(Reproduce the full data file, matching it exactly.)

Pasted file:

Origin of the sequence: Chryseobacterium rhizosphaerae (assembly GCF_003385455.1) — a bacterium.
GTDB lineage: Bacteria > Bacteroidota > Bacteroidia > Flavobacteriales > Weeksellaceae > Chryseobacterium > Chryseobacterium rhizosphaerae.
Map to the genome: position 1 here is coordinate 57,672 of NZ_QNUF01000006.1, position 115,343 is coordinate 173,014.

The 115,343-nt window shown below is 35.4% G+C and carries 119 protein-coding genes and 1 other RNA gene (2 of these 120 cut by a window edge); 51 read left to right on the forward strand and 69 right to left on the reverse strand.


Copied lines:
Origin of the sequence: Chryseobacterium rhizosphaerae (assembly GCF_003385455.1) — a bacterium.
GTDB lineage: Bacteria > Bacteroidota > Bacteroidia > Flavobacteriales > Weeksellaceae > Chryseobacterium > Chryseobacterium rhizosphaerae.
Map to the genome: position 1 here is coordinate 57,672 of NZ_QNUF01000006.1, position 115,343 is coordinate 173,014.

The 115,343-nt window shown below is 35.4% G+C and carries 119 protein-coding genes and 1 other RNA gene (2 of these 120 cut by a window edge); 51 read left to right on the forward strand and 69 right to left on the reverse strand.